I’m going to preface this writeup by clarifying that E3 2010 was my first time attending as press, and that I still spent a large portion of my time on the show floor with the rest of the non press attendees. So the opinions you are about to read are given from the perspective of the average convention goer who isn’t waltzed to the front of a VIP line for behind-closed-doors access.

Alright, now that I’ve gotten that out of the way…

The most common stereotype that I hear about guys is that all they care about is sex. However, if scantily clad girls are necessary to get a male convention attendee interested in a game, that attendee is no real gamer.

It’s not that I don’t understand who the main demographic that video game companies target are. I get it. I’m not a guy, and that’s not the end of the world.  But when the companies developing and publishing games act as if my friends and I are undeserving or uninterested in having access to credible gaming informants, that just makes me think, “Well, okay, you don’t want us to buy your product? Fine.”

And the excuse that it’s all just there to make the event “more fun” doesn’t work on me either. I’m actually annoyed by all the booth babes being there, and I find plenty of enjoyment at E3 without them. So you’d have a hard time convincing me that the lack of booth babes would “ruin the experience” for someone — unless that someone was some sort of booth babe connoisseur, at which point I could care less.

I understand that sex sells, and that the number one bottom line goal of any business is to make money, but a business also has to maintain a good reputation, and objectifying women and lining them up like manikins isn’t really the best way to go about doing that.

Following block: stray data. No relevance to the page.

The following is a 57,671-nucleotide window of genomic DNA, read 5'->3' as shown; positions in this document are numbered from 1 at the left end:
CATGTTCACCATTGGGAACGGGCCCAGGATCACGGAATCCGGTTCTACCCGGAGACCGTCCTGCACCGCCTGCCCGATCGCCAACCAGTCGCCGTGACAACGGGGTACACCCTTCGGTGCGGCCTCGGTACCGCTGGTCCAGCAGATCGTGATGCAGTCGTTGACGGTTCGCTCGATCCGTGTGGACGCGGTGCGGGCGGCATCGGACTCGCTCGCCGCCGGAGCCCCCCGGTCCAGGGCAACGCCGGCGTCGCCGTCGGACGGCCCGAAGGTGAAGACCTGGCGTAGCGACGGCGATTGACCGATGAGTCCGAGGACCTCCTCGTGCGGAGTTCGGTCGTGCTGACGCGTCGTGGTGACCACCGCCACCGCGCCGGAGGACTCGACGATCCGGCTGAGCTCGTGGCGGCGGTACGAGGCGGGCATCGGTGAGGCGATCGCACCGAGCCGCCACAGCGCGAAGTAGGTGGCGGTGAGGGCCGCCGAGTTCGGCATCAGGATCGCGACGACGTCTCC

Nintendo graduated to "stage babes." I was expecting Howie Mandel to walk out and ask one of them to open 3DS #6.

There was a debate recently about whether or not video games could be considered art. If a game is so bad that it requires sex to sell it, not only is it not “art,” it probably shouldn’t exist. If we’re going to argue games as an art form, let’s focus more on the concept, the plot, and the gameplay mechanics — and less on the double D breasts pitching portable gaming devices.

None of the games I’ve purchased have ever been due to the main character being attractive. I’ve never looked a game’s box art and said “ZOMGZ SHE HAS NO CLOTHES ON!!” That said, I’ve got quite the game collection,  so taking sex out of the equation doesn’t mean people won’t buy the game, it just means they’ll buy it for the right reasons.

In fact, the majority of individuals that I’ve talked to about this actually think it would make more sense to have someone who knows what they’re talking about standing by the booth. That way, they’d get real information from a real person — a real gamer, instead of someone reciting a few lines from a script between nose powdering sessions.

Now, I saw my fair share of companies at E3 this year who actually employed non-booth babe personnel in their respective booths, and I applaud them for it. But that aside, most of the developers and individuals truly educated about the games were reserved for behind-closed-doors media access.  This not only insults the intelligence of gamers, it undermines the people who make games by implying that their game requires a model in a strategically placed outfit to make it appealing.

These are the only purely-visual headlights I want to see prancing around E3 next year. Got it?